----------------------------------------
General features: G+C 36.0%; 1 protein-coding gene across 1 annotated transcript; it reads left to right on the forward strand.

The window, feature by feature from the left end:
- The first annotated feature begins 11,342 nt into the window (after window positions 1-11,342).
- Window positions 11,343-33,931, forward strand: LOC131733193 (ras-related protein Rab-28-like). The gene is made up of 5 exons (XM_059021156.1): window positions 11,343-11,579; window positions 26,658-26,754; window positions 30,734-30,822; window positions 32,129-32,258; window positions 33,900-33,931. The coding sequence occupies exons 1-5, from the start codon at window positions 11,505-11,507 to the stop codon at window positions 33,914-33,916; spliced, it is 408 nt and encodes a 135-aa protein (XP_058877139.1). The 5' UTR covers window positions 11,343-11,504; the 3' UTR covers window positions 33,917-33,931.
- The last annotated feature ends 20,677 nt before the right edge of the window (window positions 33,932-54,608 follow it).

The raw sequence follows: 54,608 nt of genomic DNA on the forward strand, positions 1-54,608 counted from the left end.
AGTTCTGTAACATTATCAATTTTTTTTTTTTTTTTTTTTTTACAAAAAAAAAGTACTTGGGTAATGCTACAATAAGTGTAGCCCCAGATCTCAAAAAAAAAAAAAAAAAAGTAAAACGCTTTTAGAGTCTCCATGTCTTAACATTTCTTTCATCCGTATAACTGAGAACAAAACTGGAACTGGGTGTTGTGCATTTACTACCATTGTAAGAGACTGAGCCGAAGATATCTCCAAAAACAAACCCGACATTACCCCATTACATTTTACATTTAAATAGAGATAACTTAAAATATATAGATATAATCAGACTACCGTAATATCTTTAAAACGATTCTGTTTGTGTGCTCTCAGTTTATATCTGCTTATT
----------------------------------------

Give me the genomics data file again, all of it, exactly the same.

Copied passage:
General features: G+C 36.0%; 1 protein-coding gene across 1 annotated transcript; it reads left to right on the forward strand.

The window, feature by feature from the left end:
- The first annotated feature begins 11,342 nt into the window (after window positions 1-11,342).
- Window positions 11,343-33,931, forward strand: LOC131733193 (ras-related protein Rab-28-like). The gene is made up of 5 exons (XM_059021156.1): window positions 11,343-11,579; window positions 26,658-26,754; window positions 30,734-30,822; window positions 32,129-32,258; window positions 33,900-33,931. The coding sequence occupies exons 1-5, from the start codon at window positions 11,505-11,507 to the stop codon at window positions 33,914-33,916; spliced, it is 408 nt and encodes a 135-aa protein (XP_058877139.1). The 5' UTR covers window positions 11,343-11,504; the 3' UTR covers window positions 33,917-33,931.
- The last annotated feature ends 20,677 nt before the right edge of the window (window positions 33,932-54,608 follow it).

The raw sequence follows: 54,608 nt of genomic DNA on the forward strand, positions 1-54,608 counted from the left end.
AGTTCTGTAACATTATCAATTTTTTTTTTTTTTTTTTTTTTACAAAAAAAAAGTACTTGGGTAATGCTACAATAAGTGTAGCCCCAGATCTCAAAAAAAAAAAAAAAAAAGTAAAACGCTTTTAGAGTCTCCATGTCTTAACATTTCTTTCATCCGTATAACTGAGAACAAAACTGGAACTGGGTGTTGTGCATTTACTACCATTGTAAGAGACTGAGCCGAAGATATCTCCAAAAACAAACCCGACATTACCCCATTACATTTTACATTTAAATAGAGATAACTTAAAATATATAGATATAATCAGACTACCGTAATATCTTTAAAACGATTCTGTTTGTGTGCTCTCAGTTTATATCTGCTTATT